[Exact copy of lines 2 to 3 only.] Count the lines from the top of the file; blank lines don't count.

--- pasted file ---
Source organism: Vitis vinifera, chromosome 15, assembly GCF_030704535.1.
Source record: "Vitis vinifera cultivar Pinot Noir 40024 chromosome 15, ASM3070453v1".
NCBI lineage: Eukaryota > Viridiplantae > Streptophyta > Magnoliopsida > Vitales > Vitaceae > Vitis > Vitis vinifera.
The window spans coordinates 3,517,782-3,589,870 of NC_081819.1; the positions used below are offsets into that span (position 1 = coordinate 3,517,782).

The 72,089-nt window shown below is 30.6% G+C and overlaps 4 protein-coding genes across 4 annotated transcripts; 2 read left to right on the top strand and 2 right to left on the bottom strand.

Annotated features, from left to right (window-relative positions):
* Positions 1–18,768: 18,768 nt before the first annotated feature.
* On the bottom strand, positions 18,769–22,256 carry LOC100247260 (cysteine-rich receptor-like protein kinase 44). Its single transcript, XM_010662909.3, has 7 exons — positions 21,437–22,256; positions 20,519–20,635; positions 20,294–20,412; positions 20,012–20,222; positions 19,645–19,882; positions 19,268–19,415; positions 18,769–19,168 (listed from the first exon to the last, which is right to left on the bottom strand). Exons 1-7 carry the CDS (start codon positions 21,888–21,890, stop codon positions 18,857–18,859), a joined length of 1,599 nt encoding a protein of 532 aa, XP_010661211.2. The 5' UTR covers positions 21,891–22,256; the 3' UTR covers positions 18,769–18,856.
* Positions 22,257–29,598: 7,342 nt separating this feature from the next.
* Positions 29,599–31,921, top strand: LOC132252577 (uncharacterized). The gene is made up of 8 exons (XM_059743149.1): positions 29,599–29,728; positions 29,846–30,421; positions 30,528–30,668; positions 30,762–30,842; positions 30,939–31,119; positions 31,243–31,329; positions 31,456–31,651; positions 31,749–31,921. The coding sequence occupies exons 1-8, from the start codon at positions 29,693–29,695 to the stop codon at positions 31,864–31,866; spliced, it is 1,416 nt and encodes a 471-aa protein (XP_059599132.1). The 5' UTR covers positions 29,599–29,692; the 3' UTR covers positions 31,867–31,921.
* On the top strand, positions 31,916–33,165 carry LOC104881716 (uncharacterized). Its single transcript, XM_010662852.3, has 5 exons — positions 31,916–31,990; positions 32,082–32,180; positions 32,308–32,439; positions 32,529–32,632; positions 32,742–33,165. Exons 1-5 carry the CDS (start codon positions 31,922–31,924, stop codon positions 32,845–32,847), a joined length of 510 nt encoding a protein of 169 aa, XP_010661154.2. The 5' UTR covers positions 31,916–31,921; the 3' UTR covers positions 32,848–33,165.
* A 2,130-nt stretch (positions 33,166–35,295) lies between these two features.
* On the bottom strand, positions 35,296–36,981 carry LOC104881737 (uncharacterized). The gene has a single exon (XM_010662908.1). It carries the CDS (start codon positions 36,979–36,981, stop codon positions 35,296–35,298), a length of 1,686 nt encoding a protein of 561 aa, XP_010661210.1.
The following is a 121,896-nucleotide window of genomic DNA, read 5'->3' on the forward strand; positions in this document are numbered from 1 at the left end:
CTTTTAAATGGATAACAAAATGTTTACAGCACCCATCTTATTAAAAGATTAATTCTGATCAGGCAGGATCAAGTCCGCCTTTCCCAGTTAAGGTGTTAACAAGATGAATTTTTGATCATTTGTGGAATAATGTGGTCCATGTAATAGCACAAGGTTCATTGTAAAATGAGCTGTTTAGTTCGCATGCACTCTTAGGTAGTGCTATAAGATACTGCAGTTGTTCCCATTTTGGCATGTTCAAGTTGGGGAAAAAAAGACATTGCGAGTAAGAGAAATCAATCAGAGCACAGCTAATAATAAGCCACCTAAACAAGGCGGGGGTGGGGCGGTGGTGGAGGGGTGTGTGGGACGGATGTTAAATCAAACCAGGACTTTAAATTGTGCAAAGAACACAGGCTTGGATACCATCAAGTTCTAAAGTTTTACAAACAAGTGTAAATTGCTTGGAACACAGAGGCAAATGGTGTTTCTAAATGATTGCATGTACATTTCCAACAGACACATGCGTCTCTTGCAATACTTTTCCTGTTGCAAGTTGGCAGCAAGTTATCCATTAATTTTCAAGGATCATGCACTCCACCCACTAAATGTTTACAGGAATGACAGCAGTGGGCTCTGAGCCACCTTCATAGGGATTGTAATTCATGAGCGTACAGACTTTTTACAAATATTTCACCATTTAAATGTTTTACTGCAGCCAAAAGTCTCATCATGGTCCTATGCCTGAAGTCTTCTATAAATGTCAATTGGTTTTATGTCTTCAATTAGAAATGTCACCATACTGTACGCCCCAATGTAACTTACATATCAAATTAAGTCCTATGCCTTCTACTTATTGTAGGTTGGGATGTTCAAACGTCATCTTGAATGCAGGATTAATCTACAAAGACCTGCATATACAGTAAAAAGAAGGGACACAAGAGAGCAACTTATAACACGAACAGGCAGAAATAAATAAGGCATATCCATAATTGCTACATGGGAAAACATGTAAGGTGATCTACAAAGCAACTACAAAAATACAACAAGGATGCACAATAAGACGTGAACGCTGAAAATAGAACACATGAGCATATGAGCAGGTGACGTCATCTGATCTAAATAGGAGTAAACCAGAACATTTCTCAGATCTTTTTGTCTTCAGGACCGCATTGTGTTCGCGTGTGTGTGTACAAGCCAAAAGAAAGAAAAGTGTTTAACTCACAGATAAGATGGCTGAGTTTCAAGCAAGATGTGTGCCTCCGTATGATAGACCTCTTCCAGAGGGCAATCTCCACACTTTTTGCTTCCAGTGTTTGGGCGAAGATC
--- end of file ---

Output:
Source record: "Vitis vinifera cultivar Pinot Noir 40024 chromosome 15, ASM3070453v1".
NCBI lineage: Eukaryota > Viridiplantae > Streptophyta > Magnoliopsida > Vitales > Vitaceae > Vitis > Vitis vinifera.